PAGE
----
A while back, I created a portfolio on Betterment. Now, I must admit that among financial topics, investing is one that, personally, I have found to be pretty complicated. Perhaps that is why I chose to go the automated route, because it vastly simplifies the process.
I don’t have to worry about muddying the waters of things like ETFs, S&P 500 index funds, and mutual funds. Instead, I contribute what I can, and my portfolio regularly earns about without me doing anything at all. How cool is that?
“But Fees! Won’t anyone think about the fees?”
Sure, I get it. People want to maximize their returns, especially when it comes to investing. And yes, Betterment (and others) are going to charge you a fee. But given the fact that you are earning money for doing absolutely nothing, and they do all the dirty work, why wouldn’t it make sense for them to get a small cut?
When I say “dirty work,” what I mean is the fact that I currently have 19 different funds in my portfolio. No, I didn’t pick those. Betterment did it all for me, and I have been earning a bit ever since I started. I’m not sure I would be able to keep up with 19 different funds on my own – so, instead, I let them do it for me.
Currently, the fee is 0.25% annually. Again, I don’t have a problem with that given that my portfolio earns regularly. My current time-weighted return is 15.1%, so in my opinion at least, paying 0.25% to Betterment is more than worth the hassle and headache that automating the process saves.
I should probably mention that this post is not sponsored by Betterment or anything like that. They just happened to be an investment firm I heard about when considering setting up a portfolio, so I went with them. I haven’t been disappointed, but yes, there are others.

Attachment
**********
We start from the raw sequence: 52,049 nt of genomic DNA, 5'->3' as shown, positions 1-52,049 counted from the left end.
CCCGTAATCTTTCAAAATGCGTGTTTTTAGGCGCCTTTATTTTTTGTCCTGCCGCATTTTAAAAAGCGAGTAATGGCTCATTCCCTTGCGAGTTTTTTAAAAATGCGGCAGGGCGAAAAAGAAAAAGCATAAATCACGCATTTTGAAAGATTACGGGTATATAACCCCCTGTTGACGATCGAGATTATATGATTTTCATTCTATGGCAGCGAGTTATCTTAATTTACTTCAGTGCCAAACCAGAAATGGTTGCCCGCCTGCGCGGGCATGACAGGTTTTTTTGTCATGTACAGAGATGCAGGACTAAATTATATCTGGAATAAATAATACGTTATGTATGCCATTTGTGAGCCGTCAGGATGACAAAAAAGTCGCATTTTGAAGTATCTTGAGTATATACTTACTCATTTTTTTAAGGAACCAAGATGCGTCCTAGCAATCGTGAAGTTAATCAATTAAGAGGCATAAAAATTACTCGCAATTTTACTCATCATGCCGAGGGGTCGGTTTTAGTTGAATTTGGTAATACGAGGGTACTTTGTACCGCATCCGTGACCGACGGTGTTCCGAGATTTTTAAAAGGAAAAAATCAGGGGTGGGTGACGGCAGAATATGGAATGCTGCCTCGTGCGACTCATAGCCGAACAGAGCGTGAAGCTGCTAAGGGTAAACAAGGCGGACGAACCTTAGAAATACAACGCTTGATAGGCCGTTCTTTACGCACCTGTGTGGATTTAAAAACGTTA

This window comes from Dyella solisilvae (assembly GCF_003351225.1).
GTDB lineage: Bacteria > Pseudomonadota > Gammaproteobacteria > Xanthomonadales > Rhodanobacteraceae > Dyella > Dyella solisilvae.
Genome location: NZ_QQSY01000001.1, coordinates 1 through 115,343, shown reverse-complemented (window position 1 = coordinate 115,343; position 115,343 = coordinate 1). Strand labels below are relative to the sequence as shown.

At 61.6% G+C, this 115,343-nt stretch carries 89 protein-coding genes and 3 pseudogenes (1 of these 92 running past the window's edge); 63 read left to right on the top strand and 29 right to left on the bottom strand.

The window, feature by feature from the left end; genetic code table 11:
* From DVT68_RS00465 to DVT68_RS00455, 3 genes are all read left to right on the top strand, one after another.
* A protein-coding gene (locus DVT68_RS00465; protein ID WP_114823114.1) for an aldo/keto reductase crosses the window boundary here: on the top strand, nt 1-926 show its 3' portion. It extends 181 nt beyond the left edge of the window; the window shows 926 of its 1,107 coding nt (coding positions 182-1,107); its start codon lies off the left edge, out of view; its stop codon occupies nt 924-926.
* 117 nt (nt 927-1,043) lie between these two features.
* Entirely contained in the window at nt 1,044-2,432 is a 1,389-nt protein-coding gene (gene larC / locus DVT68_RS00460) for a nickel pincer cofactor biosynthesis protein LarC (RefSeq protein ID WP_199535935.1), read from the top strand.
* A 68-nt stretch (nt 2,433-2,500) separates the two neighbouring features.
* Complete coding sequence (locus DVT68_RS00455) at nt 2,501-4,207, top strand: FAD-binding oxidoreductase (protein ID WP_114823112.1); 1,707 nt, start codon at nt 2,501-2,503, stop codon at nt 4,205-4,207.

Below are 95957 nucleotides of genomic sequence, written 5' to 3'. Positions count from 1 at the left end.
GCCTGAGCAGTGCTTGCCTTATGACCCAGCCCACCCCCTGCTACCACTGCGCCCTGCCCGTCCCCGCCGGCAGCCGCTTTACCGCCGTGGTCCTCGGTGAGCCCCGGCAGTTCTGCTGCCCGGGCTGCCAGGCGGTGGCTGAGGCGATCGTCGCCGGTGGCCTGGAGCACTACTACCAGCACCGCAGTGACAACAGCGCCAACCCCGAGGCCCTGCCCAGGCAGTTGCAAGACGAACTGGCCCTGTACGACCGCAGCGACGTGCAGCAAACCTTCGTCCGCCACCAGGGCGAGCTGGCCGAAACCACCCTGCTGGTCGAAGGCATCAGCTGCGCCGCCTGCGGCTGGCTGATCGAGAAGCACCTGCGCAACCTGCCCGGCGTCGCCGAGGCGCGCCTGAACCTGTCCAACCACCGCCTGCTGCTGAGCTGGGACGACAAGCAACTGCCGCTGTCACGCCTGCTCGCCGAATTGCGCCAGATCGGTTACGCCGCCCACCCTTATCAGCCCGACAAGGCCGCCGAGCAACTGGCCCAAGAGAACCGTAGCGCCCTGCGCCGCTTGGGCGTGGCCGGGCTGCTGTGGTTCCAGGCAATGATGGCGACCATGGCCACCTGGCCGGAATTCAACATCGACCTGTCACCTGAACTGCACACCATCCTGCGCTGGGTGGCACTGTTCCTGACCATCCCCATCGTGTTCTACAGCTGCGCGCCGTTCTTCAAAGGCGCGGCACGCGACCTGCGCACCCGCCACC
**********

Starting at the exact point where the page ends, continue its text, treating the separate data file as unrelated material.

NerdWallet has an article on the best “robo-advisers,” and they do rate Betterment #1 overall. Even if you don’t know Betterment, though, some other names on the list that you may know include WealthFront, Vanguard, and Charles Schwab.
With great risk comes great reward
Another important note is that, yes, the idea here is that you are being rewarded because you take on risk. Fortunately for me, I did not have an investment portfolio through any major crashes such as in 2008. Even if I had, though, it’s likely that by this point, the picture would be looking much better.
Here’s a guest post on Betterment that dives deeper into it, but essentially, no matter how big the crash, the long term is always more important than the short. This is conventional wisdom in the sense that it isn’t just Betterment saying this (hence my pointing out this being a guest post).
Yes, the market will see its ups and downs, but you are likely to do well in the long run despite short-term losses.
So far, I’ve seen that to be true.
What are your thoughts on this topic? While I have had a positive experience overall with automated investing so far, that certainly doesn’t mean I would never consider alternatives. I would love to hear your thoughts.